Their main disadvantage is their relatively low density and high wind resistance. That makes them a poor choice on windy days or when long casts are necessary.

Next are the popper/chugger designs. Some good ones are Storm's Chug Bug, the Yo-Zuri Hydro Tiger, and the Rebel Pop-R. These lures cast a long way, and make a lot of noise -- characteristics that make them excellent baits to use when the water surface is rough.

Finally, there are some soft-plastic jerkbaits that can be used as surface baits. A lure called the Bait Buster is a mullet imitation manufactured by DOA Lures. The shallow runner sinks when at rest, but it can be retrieved right along the surface and results in explosive strikes. Furthermore, it has only one hook -- an important consideration in today's world of catch-and-release angling.

Most of the soft-plastic jerkbaits can be rigged so that they are almost completely weedless. Some of the better ones include the RipTide Flats Chub, the DOA CAL Jerk Bait, the Bass Assassin Saltwater Shad, and the Cotee Reel Magic.

Also from DOA Lures is a soft-plastic popping head that can be used with almost all soft-plastic jerkbaits, turning any of them into a weedless, single-hook popper. What a diabolically clever idea!

"I like the Rapala Skitter Walk and the Heddon Zara Spook, as far as hard baits go," Capt. DePaiva offered. "The Skitter Walk is a noisy chugger with a rattle inside. When it's choppy, it has a great deal of fish-calling power. The Zara Spook works best under slick calm conditions, when I feel I don't really even need the rattle. They both have an erratic zigzag action, and they displace water like a finger mullet would.

"When there's a lot of floating grass, I like to use soft-plastics because the gang hooks on the plugs just foul all the time," he added. "The DOA Chug Head on their 3-inch CAL Shad tail makes a great bait. It's a deadly combination that gurgles and chugs, and has the kicking tail that adds to the appeal when the fish get close to strike.

"I also like using the shallow running DOA Bait Buster. I cast it out and hold the rod tip high, reeling it just fast enough that it forms a 'V' on the surface of the water. I've had good success with redfish with that as well."


For flyfishers, there are fewer options as far as terminal tackle design goes. Here are the choices:

Sliders have a pointed face, and therefore make very little noise. Their main attraction to the fish is the wake they create on the surface. They're best used when the water is calm and very shallow -- a situation where a noisy lure would spook the fish.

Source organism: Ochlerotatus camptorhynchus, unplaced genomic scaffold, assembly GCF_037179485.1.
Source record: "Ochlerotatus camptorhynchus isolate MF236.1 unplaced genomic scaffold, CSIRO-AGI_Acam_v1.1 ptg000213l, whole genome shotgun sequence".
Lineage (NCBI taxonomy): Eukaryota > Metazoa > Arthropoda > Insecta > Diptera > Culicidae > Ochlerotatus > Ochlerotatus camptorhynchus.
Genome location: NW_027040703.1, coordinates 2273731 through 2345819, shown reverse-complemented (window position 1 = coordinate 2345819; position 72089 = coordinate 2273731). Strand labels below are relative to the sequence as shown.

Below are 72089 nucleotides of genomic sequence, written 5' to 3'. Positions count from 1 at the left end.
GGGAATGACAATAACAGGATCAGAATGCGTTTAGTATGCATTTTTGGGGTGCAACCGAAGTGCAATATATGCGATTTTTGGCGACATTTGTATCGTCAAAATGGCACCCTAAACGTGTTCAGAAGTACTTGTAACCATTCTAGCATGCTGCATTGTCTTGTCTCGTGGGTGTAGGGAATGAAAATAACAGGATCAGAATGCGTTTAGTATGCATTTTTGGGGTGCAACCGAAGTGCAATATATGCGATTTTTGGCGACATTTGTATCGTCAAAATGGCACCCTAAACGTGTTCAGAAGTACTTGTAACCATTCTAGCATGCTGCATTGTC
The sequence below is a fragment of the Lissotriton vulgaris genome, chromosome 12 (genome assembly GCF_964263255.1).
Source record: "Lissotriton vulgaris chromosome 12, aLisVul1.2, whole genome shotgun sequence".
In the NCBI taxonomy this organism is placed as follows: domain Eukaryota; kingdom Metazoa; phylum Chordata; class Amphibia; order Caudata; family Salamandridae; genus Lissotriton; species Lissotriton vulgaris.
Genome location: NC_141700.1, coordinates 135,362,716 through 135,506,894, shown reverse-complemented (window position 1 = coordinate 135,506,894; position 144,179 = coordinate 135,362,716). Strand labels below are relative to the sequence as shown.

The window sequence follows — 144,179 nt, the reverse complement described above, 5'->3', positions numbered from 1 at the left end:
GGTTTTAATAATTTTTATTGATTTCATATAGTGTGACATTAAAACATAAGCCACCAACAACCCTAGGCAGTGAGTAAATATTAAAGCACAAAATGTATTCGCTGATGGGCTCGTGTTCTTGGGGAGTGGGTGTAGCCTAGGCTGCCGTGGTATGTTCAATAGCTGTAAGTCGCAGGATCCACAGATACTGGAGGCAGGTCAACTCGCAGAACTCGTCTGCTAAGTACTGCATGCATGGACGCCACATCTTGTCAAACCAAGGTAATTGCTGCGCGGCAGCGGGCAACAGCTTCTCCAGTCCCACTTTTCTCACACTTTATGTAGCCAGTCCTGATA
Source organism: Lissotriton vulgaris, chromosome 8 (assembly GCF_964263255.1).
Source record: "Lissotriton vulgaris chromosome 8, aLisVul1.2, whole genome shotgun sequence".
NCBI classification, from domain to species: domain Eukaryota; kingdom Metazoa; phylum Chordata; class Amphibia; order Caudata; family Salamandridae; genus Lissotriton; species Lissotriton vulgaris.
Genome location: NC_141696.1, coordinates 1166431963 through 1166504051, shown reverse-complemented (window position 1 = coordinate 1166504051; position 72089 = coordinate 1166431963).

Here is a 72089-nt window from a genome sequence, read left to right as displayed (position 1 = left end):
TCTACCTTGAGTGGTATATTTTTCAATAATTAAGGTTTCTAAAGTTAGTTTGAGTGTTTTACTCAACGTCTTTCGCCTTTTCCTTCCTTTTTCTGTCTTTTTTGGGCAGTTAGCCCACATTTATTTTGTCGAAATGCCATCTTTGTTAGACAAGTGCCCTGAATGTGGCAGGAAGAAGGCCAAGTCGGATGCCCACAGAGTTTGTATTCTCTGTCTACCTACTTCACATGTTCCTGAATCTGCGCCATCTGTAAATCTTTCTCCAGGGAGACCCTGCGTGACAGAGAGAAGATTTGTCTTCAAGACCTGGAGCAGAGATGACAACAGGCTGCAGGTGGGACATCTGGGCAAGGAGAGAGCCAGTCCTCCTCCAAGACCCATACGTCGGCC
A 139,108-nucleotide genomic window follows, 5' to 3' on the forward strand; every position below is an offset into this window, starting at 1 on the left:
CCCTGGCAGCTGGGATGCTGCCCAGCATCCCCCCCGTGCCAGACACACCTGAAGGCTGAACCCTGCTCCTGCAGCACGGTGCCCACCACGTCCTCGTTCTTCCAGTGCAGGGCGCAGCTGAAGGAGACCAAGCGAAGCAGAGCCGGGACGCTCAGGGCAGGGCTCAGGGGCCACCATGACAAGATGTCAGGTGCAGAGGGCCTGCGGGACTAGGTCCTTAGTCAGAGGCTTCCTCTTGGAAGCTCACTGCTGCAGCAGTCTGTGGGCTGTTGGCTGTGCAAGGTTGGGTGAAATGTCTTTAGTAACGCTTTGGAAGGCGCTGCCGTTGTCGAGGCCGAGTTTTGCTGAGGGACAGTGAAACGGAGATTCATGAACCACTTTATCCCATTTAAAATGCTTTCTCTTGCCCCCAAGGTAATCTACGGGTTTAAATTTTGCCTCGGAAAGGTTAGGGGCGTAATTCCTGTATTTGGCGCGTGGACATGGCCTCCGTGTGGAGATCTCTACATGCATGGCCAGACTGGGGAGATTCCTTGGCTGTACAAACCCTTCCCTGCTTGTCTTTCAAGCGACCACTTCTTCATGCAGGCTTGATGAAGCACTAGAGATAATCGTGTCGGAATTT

Divers float at rest and dive when retrieved. The Dahlberg Diver is the best known of these flies. These are wonderful choices when the water quickly drops off from shallow to deep, in areas such as oyster bars, or on days when the fish seem reluctant to take on the surface.

You can attract the attention of redfish by popping the fly a few times, then dive it underneath with a steady retrieve. The bubble trail these flies leave seems very appealing to a wide variety of game fish.

Another trick is to use these divers on a sinking line. This gets the fly down and gives it an action achievable in no other way.

Of course, then it's not "on top." Pardon my digression.

Poppers have a blunt or concaved face and pop and gurgle when retrieved. These are my personal favorites, especially for wade-fishing when actually seeing fish is difficult due to the low sight angle to the water.

I've always felt that the more of the fish's senses you can appeal to, the better your chances of a strike. Poppers appeal to both sight and hearing, and again, are good choices when it's windy and the water is rough.

These flies are made from deer hair, plastic foam, balsa wood, cork and other materials. What you choose depends of your personal preference or what's available.

I like both deer hair and foam, but tend not to use cork and balsa. Certainly the floatability and durability of foam fly-rod lures is unmatched by any other material.


Regardless of the type of lure you prefer, here are some common tips for using them.

The first is to keep the bait moving. Redfish are not largemouth bass; they have no interest in a stationary lure. If a red follows the bait and doesn't take it, continue at a steady pace or speed up the retrieve, rather than slowing down. If you slow down, the fish usually veer off and won't take. They may not take when you speed up, either, but the odds are much better that they will.

Second, when a redfish commits to the lure, he eats it 80 to 90 percent of the time. Short strikes are almost always caused by a fouled lure, most often when the hooks have caught some floating grass or other debris.